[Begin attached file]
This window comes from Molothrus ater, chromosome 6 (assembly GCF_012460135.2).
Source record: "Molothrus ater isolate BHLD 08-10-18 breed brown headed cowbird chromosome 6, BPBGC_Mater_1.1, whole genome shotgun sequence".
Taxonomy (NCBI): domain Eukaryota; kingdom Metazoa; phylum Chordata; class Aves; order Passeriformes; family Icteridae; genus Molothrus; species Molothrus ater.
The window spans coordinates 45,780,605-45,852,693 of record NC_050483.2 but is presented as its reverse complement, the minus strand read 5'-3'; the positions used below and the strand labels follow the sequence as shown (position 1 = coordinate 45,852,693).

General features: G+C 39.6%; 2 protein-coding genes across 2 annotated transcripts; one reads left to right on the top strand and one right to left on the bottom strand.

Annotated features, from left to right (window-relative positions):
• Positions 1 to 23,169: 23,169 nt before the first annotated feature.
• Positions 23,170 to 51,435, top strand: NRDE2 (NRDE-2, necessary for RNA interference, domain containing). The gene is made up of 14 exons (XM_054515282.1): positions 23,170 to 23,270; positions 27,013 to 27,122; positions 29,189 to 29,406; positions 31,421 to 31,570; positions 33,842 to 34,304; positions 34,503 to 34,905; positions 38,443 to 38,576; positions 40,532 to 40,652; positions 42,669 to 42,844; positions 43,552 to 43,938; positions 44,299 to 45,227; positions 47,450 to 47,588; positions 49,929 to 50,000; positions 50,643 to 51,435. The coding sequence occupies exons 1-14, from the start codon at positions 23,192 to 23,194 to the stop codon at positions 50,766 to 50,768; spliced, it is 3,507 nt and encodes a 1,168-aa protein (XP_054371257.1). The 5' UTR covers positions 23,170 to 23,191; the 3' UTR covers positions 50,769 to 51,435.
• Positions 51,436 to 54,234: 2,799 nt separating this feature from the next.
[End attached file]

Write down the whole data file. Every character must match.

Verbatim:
This window comes from Molothrus ater, chromosome 6 (assembly GCF_012460135.2).
Source record: "Molothrus ater isolate BHLD 08-10-18 breed brown headed cowbird chromosome 6, BPBGC_Mater_1.1, whole genome shotgun sequence".
Taxonomy (NCBI): domain Eukaryota; kingdom Metazoa; phylum Chordata; class Aves; order Passeriformes; family Icteridae; genus Molothrus; species Molothrus ater.
The window spans coordinates 45,780,605-45,852,693 of record NC_050483.2 but is presented as its reverse complement, the minus strand read 5'-3'; the positions used below and the strand labels follow the sequence as shown (position 1 = coordinate 45,852,693).

General features: G+C 39.6%; 2 protein-coding genes across 2 annotated transcripts; one reads left to right on the top strand and one right to left on the bottom strand.

Annotated features, from left to right (window-relative positions):
• Positions 1 to 23,169: 23,169 nt before the first annotated feature.
• Positions 23,170 to 51,435, top strand: NRDE2 (NRDE-2, necessary for RNA interference, domain containing). The gene is made up of 14 exons (XM_054515282.1): positions 23,170 to 23,270; positions 27,013 to 27,122; positions 29,189 to 29,406; positions 31,421 to 31,570; positions 33,842 to 34,304; positions 34,503 to 34,905; positions 38,443 to 38,576; positions 40,532 to 40,652; positions 42,669 to 42,844; positions 43,552 to 43,938; positions 44,299 to 45,227; positions 47,450 to 47,588; positions 49,929 to 50,000; positions 50,643 to 51,435. The coding sequence occupies exons 1-14, from the start codon at positions 23,192 to 23,194 to the stop codon at positions 50,766 to 50,768; spliced, it is 3,507 nt and encodes a 1,168-aa protein (XP_054371257.1). The 5' UTR covers positions 23,170 to 23,191; the 3' UTR covers positions 50,769 to 51,435.
• Positions 51,436 to 54,234: 2,799 nt separating this feature from the next.